VIDEO: Was peaceful Occupy activist arrested in downtown Mpls just for filming police?

david cummer arrest.jpg
Cummer, shown being arrested during the May 11 demonstration, says he was singled out because he was filming police.
On May 11, 56-year-old Minneapolis resident David Cummer was calmly using his iPhone to film police during the 1% Against Democracy rally in downtown Minneapolis when a group of officers approached him and suddenly placed him under arrest.

"You decide to leave, if not, you're going to be arrested," one officer tells him. "Are you going to leave?" the officer asks. Moments later, the officer directs Cummer to place his "hands behind your back" and handcuffs him.

Cummer was ostensibly arrested for blocking traffic, but at the time about 100 people were milling in the intersection of Hennepin & 8th. Traffic was going to remain blocked whether Cummer stood in the street or not. "The real issue was that I'd been filming them," Cummer says.

"The police shouldn't be doing that," Cummer said, adding that the last time he was arrested was 20 years ago when a group he was affiliated with protested at an Aquatennial parade.

Cummer, who has taken part in Minneapolis Occupy protests since last year, said he believes he was the only person arrested during the May 11 demonstration.

"I was singled out for filming the police, but it's very important to film them -- they do a lot of things wrong," he added.

The issue of both citizen and professional journalists being arrested for filming police is hardly unique to Minneapolis. Just today, MSNBC published a report entitled "'First Amendment rights can be terminated': When cops, cameras don't mix" that contains the following nugget -- since last September, 70 journalists have been arrested while filming public protests.

In a letter to U.S. Attorney General Eric Holder, the National Press Photographers Association writes that "the First Amendment has come under assault on the streets of America... Police have arrested dozens of journalists and activists simply for attempting to document political protests in public spaces."

Despite the string of arrests, the MSNBC report notes that "First Amendment law is clear: Citizens in public spaces have a right to film things they see in plain sight. Courts have repeatedly upheld that right in high-profile cases."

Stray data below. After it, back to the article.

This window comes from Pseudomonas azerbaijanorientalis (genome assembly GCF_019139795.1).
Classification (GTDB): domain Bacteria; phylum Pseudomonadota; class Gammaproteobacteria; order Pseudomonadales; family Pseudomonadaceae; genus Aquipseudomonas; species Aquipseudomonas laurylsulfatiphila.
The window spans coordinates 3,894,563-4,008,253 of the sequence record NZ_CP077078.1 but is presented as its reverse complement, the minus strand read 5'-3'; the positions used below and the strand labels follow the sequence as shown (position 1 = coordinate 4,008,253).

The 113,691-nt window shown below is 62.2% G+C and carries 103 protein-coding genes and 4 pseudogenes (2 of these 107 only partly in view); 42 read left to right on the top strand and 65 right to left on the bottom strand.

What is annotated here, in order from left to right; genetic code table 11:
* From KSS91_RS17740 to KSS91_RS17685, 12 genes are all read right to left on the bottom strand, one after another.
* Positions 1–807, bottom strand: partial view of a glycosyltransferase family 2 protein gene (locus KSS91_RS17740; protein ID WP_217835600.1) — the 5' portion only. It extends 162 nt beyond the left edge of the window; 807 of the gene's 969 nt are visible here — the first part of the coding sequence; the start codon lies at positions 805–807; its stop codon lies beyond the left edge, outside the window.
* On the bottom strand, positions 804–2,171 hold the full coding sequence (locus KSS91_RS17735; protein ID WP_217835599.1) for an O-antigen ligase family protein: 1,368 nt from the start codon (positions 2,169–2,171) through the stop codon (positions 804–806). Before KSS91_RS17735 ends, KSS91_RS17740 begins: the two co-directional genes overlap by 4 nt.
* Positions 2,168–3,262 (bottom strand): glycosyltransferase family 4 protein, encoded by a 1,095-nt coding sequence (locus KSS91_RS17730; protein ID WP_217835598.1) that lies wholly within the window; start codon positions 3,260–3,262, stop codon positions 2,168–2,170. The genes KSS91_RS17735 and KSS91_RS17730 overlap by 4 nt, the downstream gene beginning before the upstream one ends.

Following his arrest, Cummer went to Mayor RT Rybak's office to try and show the footage of the incident to somebody working in the mayor's office. Much to his surprise, Cummer ran into Rybak himself as he approached the office and was able to show the mayor the footage of his arrest.
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Officers, plastic handcuffs in tow, approach Cummer moments before he was arrested.

According to Cummer, Rybak told him to contact another city employee to share his concerns about the arrest, but Cummer told the mayor he wouldn't do that because he doesn't trust the city. "My feeling is the mayor very much wants this to just go away," Cummer said.

The footage also reveals that police gave Cummer an unduly hard time about his proof of identification. Cummer presented police with a passport card, but officers gave him grief for not having a Minnesota ID.

"There better be something else besides that!" an officer says, referring to the passport. "You got no ID, you'll go to jail."

Cummer, in fact, never went to jail, and it appears his citation for blocking traffic has also mysteriously disappeared from the city's records. He says he's repeatedly contacted the Hennepin County District Court in the three weeks since his arrest to get an update on if and when he'll have to appear in court, but was recently told by a court employee that they can't find a record of his citation. Perhaps Mayor Rybak isn't the only one who wants the whole incident to just go away.

Without further ado, here's the raw footage of Cummer's arrest:

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